4. No Investor Appetite for Long Duration Deals – Ask an opportunity fund investor what they fear most and you will probably hear something about getting stuck in a multi-cycle development project.  High octane capital needs to get in and out relatively quickly in order to make the out-sized returns promised to investors.  Many opportunity funds are of the mindset that we are getting late in the cycle since prices have risen so substantially from the bottom despite the fact that housing starts in key production markets haven’t picked up much and inventory is still bumping along near record lows.  Many funds have been looking to trim project duration in an effort to ensure that they are out when the cycle inevitably turns.  As a result, there are some incredible opportunities out there that require capital to execute a 5-7 year business plan that no one will touch due to duration.  We have seen several of these sort of projects where sponsorship is strong and land basis is very attractive due to a lack of bidders.  However, it’s incredibly challenging to find capital that is willing to go out that far, even if the returns are exceptional.  This short-term mentality has left a large hole in the market for anything but bite-sized infill deals.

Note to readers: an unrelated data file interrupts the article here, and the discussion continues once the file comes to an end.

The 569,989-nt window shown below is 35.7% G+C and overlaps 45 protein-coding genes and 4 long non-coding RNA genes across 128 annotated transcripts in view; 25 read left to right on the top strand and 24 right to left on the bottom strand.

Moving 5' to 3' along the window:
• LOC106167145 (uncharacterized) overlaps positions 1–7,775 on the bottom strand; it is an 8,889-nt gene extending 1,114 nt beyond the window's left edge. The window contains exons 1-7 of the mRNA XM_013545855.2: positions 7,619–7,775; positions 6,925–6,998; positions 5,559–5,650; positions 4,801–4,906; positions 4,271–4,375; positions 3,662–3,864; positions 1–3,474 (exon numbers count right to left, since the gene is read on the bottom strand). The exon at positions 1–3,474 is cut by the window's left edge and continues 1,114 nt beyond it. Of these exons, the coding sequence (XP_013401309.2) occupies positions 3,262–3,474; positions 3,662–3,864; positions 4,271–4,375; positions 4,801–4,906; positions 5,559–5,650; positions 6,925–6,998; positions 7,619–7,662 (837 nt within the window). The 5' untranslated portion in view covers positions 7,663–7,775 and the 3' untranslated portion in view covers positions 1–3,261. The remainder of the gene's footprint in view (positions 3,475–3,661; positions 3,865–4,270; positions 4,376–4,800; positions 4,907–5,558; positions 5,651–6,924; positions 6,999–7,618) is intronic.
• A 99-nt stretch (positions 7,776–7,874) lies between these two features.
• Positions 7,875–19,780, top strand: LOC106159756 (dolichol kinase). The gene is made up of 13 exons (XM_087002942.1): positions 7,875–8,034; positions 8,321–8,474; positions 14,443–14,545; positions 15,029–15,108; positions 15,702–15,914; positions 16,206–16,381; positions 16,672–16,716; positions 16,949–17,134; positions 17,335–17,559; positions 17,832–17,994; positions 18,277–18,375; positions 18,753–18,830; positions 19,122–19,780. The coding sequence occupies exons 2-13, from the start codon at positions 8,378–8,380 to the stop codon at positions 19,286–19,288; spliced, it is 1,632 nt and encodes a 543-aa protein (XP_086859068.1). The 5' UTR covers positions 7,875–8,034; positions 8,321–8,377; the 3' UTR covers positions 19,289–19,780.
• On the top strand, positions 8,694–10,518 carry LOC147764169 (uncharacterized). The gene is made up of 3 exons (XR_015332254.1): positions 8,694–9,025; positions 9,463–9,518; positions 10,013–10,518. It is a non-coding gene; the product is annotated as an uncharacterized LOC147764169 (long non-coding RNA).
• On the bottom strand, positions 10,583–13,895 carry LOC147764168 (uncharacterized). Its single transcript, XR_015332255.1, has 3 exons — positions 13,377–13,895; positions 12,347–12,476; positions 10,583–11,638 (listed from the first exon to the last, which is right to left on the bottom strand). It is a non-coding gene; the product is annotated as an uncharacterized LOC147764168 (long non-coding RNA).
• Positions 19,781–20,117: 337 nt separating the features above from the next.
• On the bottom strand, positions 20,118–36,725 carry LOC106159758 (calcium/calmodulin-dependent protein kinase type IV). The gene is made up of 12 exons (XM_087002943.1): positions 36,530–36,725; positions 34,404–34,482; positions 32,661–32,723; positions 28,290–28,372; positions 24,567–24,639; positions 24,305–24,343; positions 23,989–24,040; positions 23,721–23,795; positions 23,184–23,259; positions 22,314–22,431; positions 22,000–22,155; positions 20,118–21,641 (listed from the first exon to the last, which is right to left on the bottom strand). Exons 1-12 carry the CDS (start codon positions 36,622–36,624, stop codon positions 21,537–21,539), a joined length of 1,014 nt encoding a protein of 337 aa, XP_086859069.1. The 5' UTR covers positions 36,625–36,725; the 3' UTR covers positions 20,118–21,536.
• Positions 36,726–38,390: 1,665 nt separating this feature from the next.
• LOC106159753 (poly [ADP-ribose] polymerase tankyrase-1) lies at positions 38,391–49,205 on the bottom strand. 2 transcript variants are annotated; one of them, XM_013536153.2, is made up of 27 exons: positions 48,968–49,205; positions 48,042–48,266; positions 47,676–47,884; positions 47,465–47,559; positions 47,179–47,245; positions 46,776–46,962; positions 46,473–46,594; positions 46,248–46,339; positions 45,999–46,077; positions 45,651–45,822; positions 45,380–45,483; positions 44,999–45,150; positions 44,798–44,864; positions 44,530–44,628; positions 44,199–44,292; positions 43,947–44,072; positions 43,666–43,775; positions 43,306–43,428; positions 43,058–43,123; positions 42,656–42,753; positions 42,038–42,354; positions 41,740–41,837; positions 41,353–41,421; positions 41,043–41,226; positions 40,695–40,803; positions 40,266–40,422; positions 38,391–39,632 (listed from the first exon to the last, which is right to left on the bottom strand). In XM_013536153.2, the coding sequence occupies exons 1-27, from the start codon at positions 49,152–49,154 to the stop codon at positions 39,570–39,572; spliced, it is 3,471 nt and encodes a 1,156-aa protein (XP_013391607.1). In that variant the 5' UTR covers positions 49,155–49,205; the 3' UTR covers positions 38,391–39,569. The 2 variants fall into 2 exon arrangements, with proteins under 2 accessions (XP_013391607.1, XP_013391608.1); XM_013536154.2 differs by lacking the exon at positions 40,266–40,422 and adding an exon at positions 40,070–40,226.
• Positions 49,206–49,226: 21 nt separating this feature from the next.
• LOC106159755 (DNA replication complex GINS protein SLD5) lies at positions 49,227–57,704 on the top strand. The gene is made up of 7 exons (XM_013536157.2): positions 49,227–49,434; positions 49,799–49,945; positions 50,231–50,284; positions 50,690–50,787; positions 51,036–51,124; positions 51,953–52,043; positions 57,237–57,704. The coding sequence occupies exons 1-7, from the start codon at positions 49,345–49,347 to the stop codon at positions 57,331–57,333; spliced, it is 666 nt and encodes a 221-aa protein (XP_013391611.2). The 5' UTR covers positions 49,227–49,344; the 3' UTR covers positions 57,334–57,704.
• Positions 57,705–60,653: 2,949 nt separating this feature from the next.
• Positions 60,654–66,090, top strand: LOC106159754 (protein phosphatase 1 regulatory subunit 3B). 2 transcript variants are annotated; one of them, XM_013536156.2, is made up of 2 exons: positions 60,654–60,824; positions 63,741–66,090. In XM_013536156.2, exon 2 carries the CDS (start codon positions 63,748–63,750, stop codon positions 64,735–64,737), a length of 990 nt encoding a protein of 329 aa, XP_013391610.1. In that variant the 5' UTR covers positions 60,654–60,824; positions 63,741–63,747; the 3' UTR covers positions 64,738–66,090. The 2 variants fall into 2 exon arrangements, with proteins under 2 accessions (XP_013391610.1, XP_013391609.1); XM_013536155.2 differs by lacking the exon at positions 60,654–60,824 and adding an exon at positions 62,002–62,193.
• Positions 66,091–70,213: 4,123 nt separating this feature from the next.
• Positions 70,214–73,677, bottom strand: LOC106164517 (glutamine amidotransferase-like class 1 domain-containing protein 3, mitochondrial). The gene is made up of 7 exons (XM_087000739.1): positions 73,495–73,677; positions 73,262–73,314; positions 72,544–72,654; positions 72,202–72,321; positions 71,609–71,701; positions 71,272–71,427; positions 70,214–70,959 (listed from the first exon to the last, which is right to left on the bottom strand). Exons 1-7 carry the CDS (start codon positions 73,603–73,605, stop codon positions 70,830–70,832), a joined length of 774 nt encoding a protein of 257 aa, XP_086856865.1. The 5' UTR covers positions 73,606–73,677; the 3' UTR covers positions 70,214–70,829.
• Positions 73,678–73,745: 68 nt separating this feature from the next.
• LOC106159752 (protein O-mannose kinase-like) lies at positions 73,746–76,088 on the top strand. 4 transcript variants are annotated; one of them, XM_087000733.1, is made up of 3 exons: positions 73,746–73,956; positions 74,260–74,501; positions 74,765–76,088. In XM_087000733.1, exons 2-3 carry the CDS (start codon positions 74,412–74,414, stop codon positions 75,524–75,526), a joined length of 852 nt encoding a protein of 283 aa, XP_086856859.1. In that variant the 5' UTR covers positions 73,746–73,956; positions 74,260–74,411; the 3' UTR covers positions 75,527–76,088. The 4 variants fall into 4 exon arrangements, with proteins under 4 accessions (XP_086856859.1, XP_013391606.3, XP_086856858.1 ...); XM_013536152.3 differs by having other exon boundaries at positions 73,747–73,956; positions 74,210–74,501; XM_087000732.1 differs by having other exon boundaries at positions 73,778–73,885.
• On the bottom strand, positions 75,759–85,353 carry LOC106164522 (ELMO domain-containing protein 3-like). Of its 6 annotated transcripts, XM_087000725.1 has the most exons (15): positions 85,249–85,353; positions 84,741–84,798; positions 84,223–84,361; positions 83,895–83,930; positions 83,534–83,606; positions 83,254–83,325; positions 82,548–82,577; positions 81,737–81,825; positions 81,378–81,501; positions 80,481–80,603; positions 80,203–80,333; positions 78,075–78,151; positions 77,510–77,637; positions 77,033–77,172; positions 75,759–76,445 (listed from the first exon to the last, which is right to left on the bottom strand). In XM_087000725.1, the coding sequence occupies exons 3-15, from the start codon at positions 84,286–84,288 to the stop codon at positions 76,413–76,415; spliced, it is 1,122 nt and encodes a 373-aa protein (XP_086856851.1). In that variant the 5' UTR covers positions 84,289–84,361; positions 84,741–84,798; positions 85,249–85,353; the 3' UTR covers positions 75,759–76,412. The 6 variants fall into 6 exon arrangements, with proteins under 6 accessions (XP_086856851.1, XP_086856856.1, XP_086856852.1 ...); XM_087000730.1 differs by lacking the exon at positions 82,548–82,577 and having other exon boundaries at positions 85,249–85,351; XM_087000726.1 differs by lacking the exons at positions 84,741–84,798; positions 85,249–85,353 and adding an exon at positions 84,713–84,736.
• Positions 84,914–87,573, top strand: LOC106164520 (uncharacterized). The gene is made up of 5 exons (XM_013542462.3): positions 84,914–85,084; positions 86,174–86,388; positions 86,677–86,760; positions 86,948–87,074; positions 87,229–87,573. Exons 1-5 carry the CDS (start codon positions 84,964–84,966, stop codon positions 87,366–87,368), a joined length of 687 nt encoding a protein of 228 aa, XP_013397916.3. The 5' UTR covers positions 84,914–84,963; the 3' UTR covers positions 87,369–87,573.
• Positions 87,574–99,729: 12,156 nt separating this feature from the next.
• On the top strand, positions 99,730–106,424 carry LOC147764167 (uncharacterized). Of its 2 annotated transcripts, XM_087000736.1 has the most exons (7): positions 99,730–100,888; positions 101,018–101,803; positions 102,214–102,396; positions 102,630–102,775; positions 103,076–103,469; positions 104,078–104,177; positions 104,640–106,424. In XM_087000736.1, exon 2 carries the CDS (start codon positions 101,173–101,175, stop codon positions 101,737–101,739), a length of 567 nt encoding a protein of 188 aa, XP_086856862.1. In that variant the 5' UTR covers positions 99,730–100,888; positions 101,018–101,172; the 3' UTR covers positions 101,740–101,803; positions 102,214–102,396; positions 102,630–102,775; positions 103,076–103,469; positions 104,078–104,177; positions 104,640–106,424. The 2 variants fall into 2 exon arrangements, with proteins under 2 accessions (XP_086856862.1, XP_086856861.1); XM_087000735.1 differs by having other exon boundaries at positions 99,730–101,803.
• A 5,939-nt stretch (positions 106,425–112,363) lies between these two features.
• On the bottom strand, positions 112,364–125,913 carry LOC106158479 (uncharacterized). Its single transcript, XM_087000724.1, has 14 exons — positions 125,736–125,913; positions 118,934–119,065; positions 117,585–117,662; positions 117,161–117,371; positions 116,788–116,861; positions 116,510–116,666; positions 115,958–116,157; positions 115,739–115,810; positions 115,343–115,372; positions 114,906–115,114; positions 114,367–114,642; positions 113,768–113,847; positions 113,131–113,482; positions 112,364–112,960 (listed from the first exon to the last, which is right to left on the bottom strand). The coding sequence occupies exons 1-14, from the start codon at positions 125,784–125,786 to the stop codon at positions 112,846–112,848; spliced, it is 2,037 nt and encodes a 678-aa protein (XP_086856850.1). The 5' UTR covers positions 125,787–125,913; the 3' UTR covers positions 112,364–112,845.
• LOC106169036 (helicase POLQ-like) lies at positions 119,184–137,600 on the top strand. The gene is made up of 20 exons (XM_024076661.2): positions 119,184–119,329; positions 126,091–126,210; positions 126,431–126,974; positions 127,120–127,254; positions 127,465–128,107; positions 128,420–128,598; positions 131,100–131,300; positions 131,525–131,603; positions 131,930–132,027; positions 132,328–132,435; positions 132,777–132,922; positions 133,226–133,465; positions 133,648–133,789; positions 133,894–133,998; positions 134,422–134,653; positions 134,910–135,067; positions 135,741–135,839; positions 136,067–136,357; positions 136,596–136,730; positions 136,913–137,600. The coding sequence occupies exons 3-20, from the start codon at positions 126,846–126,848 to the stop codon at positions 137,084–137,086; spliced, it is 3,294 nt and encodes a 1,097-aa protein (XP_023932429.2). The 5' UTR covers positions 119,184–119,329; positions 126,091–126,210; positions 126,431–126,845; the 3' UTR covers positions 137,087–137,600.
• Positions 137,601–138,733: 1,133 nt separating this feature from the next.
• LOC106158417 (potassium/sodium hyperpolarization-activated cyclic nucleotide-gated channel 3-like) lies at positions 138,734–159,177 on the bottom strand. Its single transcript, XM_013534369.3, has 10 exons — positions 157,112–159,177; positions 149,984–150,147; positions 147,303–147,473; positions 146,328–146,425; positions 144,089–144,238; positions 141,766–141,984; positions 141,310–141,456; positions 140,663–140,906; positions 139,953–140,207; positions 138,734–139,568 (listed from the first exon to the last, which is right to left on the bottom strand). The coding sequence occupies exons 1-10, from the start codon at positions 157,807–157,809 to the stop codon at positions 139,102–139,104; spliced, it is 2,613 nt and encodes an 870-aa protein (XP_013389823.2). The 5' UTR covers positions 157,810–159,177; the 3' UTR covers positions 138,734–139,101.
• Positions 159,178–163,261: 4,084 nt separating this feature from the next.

If this actually were a  market with the aforementioned “too much capital for too few deals” we would expect to be seeing increasing transaction volume and increasing land prices as the supply of capital led to a seller’s market. However, neither of these are occurring in all but a select few markets (at least on the west coast).  Instead, we are seeing light (at best) land transaction volume.  In order for the land market to turn the corner, either  the public builders need to regain their appetite for buying paper lots and developing them or we need more sources of capital that are properly aligned with the projects that they are financing under normal market conditions.

Home building and land development can both provide great returns in a healthy market. However, trying to finance these ventures with little-to-no debt and opportunistic capital raised to buy distressed assets is like trying to fit a square peg in a round hole.  Does this sound like a market with too much capital to you?  Better keep searching for those sewer-dwelling gators.

Economy